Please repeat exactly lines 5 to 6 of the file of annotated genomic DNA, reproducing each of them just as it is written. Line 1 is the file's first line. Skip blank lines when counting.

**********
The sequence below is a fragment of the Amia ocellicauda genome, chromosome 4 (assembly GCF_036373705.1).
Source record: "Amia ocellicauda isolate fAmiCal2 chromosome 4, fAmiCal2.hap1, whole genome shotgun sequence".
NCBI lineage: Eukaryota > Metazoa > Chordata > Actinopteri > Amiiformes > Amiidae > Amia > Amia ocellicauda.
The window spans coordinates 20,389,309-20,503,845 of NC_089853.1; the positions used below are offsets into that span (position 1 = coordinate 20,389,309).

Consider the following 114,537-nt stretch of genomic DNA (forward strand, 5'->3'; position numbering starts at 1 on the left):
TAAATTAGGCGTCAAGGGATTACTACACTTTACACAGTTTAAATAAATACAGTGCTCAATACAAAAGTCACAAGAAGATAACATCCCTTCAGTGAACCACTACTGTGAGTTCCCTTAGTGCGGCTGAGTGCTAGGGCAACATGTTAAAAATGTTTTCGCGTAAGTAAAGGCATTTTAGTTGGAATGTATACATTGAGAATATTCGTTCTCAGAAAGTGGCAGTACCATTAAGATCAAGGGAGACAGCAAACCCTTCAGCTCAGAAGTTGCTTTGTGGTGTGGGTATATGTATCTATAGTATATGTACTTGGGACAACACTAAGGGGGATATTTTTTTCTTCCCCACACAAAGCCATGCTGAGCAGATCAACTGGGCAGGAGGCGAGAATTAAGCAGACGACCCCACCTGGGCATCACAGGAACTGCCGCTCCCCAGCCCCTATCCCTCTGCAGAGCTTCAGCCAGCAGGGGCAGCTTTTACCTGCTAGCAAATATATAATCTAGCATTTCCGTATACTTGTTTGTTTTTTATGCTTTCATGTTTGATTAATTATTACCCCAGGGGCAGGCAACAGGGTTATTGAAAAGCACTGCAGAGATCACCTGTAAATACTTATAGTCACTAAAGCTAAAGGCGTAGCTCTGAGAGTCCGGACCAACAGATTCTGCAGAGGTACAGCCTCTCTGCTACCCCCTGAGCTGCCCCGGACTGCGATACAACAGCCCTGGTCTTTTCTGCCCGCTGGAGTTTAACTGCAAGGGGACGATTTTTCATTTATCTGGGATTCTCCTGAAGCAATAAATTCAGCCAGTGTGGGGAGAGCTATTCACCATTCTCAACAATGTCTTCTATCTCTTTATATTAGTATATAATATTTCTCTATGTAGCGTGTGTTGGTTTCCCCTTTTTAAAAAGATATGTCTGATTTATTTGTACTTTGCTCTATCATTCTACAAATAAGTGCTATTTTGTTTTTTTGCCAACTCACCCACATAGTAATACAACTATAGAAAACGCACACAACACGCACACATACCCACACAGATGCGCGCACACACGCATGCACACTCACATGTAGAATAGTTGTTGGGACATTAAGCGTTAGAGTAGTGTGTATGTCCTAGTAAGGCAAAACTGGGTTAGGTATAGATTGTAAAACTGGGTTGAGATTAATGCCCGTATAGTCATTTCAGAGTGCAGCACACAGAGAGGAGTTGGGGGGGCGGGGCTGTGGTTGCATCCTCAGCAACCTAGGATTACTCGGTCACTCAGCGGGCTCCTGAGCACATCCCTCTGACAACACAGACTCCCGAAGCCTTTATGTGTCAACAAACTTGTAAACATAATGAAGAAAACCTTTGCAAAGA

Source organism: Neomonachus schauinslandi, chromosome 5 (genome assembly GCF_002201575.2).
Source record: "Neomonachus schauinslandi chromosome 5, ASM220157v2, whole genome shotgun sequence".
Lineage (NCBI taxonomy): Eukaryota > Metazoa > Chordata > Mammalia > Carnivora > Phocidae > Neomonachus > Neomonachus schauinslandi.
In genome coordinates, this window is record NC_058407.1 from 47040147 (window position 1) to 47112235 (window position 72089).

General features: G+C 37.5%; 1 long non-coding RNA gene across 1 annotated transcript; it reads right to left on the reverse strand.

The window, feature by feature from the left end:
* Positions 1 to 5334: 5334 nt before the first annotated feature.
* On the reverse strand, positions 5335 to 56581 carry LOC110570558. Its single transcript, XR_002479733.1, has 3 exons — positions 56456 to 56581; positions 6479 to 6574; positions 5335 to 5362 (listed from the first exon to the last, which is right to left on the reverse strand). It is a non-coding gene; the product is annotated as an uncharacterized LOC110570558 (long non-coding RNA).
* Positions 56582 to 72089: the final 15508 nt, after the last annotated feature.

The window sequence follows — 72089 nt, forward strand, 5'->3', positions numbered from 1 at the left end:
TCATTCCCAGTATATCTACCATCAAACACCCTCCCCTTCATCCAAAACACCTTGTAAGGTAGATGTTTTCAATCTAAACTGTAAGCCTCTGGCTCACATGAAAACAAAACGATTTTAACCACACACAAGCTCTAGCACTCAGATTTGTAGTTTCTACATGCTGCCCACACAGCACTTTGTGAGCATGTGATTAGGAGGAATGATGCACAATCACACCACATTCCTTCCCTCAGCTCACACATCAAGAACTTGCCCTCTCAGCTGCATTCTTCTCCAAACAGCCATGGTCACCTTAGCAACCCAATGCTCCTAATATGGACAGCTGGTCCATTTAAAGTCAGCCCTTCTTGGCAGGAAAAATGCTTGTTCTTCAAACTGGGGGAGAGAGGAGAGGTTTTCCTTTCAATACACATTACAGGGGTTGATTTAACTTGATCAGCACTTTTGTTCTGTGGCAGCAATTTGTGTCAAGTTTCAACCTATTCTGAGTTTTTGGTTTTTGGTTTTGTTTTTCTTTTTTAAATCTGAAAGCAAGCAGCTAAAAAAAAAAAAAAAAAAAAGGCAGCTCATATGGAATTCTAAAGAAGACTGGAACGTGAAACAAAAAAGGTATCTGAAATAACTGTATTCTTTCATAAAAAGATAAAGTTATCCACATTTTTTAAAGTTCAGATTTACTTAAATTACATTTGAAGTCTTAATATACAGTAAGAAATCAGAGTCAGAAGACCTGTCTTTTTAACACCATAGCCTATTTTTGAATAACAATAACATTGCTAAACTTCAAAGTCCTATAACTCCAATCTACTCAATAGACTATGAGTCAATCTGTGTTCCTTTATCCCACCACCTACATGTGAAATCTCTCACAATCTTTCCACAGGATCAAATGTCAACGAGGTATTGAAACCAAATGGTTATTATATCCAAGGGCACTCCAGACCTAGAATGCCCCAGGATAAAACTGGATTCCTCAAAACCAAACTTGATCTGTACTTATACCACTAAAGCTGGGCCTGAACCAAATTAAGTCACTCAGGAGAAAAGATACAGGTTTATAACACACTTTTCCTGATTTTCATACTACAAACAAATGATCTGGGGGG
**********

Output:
Consider the following 114,537-nt stretch of genomic DNA (forward strand, 5'->3'; position numbering starts at 1 on the left):
TAAATTAGGCGTCAAGGGATTACTACACTTTACACAGTTTAAATAAATACAGTGCTCAATACAAAAGTCACAAGAAGATAACATCCCTTCAGTGAACCACTACTGTGAGTTCCCTTAGTGCGGCTGAGTGCTAGGGCAACATGTTAAAAATGTTTTCGCGTAAGTAAAGGCATTTTAGTTGGAATGTATACATTGAGAATATTCGTTCTCAGAAAGTGGCAGTACCATTAAGATCAAGGGAGACAGCAAACCCTTCAGCTCAGAAGTTGCTTTGTGGTGTGGGTATATGTATCTATAGTATATGTACTTGGGACAACACTAAGGGGGATATTTTTTTCTTCCCCACACAAAGCCATGCTGAGCAGATCAACTGGGCAGGAGGCGAGAATTAAGCAGACGACCCCACCTGGGCATCACAGGAACTGCCGCTCCCCAGCCCCTATCCCTCTGCAGAGCTTCAGCCAGCAGGGGCAGCTTTTACCTGCTAGCAAATATATAATCTAGCATTTCCGTATACTTGTTTGTTTTTTATGCTTTCATGTTTGATTAATTATTACCCCAGGGGCAGGCAACAGGGTTATTGAAAAGCACTGCAGAGATCACCTGTAAATACTTATAGTCACTAAAGCTAAAGGCGTAGCTCTGAGAGTCCGGACCAACAGATTCTGCAGAGGTACAGCCTCTCTGCTACCCCCTGAGCTGCCCCGGACTGCGATACAACAGCCCTGGTCTTTTCTGCCCGCTGGAGTTTAACTGCAAGGGGACGATTTTTCATTTATCTGGGATTCTCCTGAAGCAATAAATTCAGCCAGTGTGGGGAGAGCTATTCACCATTCTCAACAATGTCTTCTATCTCTTTATATTAGTATATAATATTTCTCTATGTAGCGTGTGTTGGTTTCCCCTTTTTAAAAAGATATGTCTGATTTATTTGTACTTTGCTCTATCATTCTACAAATAAGTGCTATTTTGTTTTTTTGCCAACTCACCCACATAGTAATACAACTATAGAAAACGCACACAACACGCACACATACCCACACAGATGCGCGCACACACGCATGCACACTCACATGTAGAATAGTTGTTGGGACATTAAGCGTTAGAGTAGTGTGTATGTCCTAGTAAGGCAAAACTGGGTTAGGTATAGATTGTAAAACTGGGTTGAGATTAATGCCCGTATAGTCATTTCAGAGTGCAGCACACAGAGAGGAGTTGGGGGGGCGGGGCTGTGGTTGCATCCTCAGCAACCTAGGATTACTCGGTCACTCAGCGGGCTCCTGAGCACATCCCTCTGACAACACAGACTCCCGAAGCCTTTATGTGTCAACAAACTTGTAAACATAATGAAGAAAACCTTTGCAAAGA